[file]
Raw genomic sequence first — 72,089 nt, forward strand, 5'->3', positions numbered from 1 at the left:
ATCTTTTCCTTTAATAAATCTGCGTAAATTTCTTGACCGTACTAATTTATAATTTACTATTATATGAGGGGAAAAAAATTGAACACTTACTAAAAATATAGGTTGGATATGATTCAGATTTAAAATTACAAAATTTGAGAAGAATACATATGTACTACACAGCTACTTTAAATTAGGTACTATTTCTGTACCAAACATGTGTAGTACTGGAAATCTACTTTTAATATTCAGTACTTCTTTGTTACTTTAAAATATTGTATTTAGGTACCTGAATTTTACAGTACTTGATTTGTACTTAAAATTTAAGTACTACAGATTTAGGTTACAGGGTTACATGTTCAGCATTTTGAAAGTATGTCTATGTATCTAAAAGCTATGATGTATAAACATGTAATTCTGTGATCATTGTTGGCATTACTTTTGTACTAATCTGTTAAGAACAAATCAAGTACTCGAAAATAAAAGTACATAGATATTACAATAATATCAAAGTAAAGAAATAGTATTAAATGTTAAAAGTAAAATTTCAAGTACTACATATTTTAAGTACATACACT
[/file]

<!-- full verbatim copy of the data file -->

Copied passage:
Raw genomic sequence first — 72,089 nt, forward strand, 5'->3', positions numbered from 1 at the left:
ATCTTTTCCTTTAATAAATCTGCGTAAATTTCTTGACCGTACTAATTTATAATTTACTATTATATGAGGGGAAAAAAATTGAACACTTACTAAAAATATAGGTTGGATATGATTCAGATTTAAAATTACAAAATTTGAGAAGAATACATATGTACTACACAGCTACTTTAAATTAGGTACTATTTCTGTACCAAACATGTGTAGTACTGGAAATCTACTTTTAATATTCAGTACTTCTTTGTTACTTTAAAATATTGTATTTAGGTACCTGAATTTTACAGTACTTGATTTGTACTTAAAATTTAAGTACTACAGATTTAGGTTACAGGGTTACATGTTCAGCATTTTGAAAGTATGTCTATGTATCTAAAAGCTATGATGTATAAACATGTAATTCTGTGATCATTGTTGGCATTACTTTTGTACTAATCTGTTAAGAACAAATCAAGTACTCGAAAATAAAAGTACATAGATATTACAATAATATCAAAGTAAAGAAATAGTATTAAATGTTAAAAGTAAAATTTCAAGTACTACATATTTTAAGTACATACACT